Thursday, August 1, 2013

Something Old, Something New

First something old.  Last week I spent a few hours at the T. Elmer Cox Historical and Genealogy Library in Greeneville, Tennessee.  This branch of the Greeneville Greene County Library is housed in a beautiful old home and was named in honor of a town historian.  In the late 1700s, the town was the capital of the State of Franklin before this area became part of Tennessee.  Later, Greeneville was the home of Andrew Johnson, our 17th president.  It wasn't surprising that a town so steeped in history would have a gem of a genealogy library.

T. Elmer Cox Historical and Genealogy Library
Greeneville, Tennessee

Something else old, my reason for visiting the Cox Library was to hopefully locate more information about my husband's Great Grand Uncle, Humphrey Padgett.  According to information I found in a variety of sources, Humphrey Padgett married Mahala Holston in Greene County in 1848.  I went to the Cox Library to see if I could locate more than an index listing of their marriage.

Shortly after I arrived, the helpful lady in the library office pulled an index for me which listed this marriage.  She asked if I wanted a copy of the county's paperwork for this marriage.  Oh, yes!  Within a few minutes I saw her walking toward the library's copier holding two pieces of brittle, tan paper with frayed edges - the original marriage bond and marriage license documents for Humphrey and Mahala.  It is one thing to read historical facts in a published index.  It is quite another to see the actual 165-year-old paper even if it was only for the length of time it took her to make my copies.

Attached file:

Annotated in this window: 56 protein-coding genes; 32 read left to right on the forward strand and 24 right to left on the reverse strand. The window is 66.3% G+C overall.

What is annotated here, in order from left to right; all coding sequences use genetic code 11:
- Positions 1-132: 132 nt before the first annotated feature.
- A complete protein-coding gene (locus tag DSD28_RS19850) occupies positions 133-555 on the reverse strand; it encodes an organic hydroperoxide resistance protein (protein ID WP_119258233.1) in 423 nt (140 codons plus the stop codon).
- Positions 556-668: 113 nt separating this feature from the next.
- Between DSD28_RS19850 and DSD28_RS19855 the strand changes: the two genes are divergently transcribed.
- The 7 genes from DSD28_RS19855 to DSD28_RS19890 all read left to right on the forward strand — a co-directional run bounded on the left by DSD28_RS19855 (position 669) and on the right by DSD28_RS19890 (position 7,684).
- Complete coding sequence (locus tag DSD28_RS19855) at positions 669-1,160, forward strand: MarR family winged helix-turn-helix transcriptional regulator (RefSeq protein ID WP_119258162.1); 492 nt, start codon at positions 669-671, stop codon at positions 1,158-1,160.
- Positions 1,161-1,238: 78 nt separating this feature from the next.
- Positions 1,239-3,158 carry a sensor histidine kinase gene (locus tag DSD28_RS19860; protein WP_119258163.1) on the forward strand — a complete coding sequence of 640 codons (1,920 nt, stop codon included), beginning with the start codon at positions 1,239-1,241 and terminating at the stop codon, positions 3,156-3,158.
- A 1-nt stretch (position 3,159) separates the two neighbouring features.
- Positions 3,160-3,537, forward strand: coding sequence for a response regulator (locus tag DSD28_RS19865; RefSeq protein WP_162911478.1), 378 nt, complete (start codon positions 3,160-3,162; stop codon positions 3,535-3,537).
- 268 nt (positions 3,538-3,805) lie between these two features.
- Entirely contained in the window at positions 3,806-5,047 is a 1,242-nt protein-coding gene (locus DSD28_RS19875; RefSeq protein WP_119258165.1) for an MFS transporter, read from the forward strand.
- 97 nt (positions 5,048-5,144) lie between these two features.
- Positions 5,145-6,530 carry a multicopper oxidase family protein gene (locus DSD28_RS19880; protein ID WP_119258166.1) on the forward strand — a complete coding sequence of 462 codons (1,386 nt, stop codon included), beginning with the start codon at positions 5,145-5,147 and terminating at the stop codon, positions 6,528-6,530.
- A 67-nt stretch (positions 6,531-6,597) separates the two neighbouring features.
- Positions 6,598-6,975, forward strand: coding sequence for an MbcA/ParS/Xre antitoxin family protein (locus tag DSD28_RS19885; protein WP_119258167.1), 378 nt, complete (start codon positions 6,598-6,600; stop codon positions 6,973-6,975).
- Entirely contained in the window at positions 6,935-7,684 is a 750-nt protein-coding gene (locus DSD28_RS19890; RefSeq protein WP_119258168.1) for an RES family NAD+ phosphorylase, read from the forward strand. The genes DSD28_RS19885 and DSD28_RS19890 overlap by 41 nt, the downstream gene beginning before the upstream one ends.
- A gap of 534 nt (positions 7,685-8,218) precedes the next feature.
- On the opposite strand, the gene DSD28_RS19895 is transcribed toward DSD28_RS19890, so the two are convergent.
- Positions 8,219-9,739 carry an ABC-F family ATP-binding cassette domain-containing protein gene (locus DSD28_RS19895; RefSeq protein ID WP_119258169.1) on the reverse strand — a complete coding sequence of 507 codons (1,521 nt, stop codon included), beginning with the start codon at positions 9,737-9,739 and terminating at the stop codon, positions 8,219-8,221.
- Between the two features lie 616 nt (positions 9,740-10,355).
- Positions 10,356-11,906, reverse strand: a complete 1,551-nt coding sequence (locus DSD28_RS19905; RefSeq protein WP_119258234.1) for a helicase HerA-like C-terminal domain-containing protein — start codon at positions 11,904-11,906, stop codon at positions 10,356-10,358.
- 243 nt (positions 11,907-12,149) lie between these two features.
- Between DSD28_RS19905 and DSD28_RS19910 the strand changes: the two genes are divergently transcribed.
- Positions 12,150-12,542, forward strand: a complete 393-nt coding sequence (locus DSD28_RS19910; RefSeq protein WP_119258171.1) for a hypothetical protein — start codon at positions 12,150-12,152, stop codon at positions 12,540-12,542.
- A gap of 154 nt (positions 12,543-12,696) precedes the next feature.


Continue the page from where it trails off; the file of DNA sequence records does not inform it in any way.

Marriage License (inside) for Humphrey Padgett and Mahala Holston (copy)
original housed in the T. Elmer Cox Library, Greeneville, TN

Marriage License (outside) for Humphrey Padgett and Mahala Holston (copy)
original housed in the T. Elmer Cox Library, Greeneville, TN

Now I have great support for saying that Humphrey Pagett (sic) and Mahala Holston were married in Greene County Tennessee on 28 September 1848 by Justice of the Peace George Kenney.  Furthermore, I appreciated those in Greene County, Tennessee who decided to move so many of the old records from the Courthouse to be stored at the Cox Library.

Now for something new.  I upgraded to a smartphone last month, and I put it to great use at the Cox Library.  I took pictures of a number of pages from some of the library's collection.  Another researcher started doing the same thing at her table, and for a few minutes we sounded like "dueling iPhones".  Once home I moved the photos to Dropbox, and now I can look at them on my desktop monitor.  Sweet!

Something else new, the two computers in the Cox Library were in constant use throughout my visit.  No problem.  I used my smartphone to log into the regional library consortium and hunt for resources using the online catalog for the Greeneville Greene County Library System.  I just might not grumble so much about the cost of my data plan when I get the next bill for my new phone.

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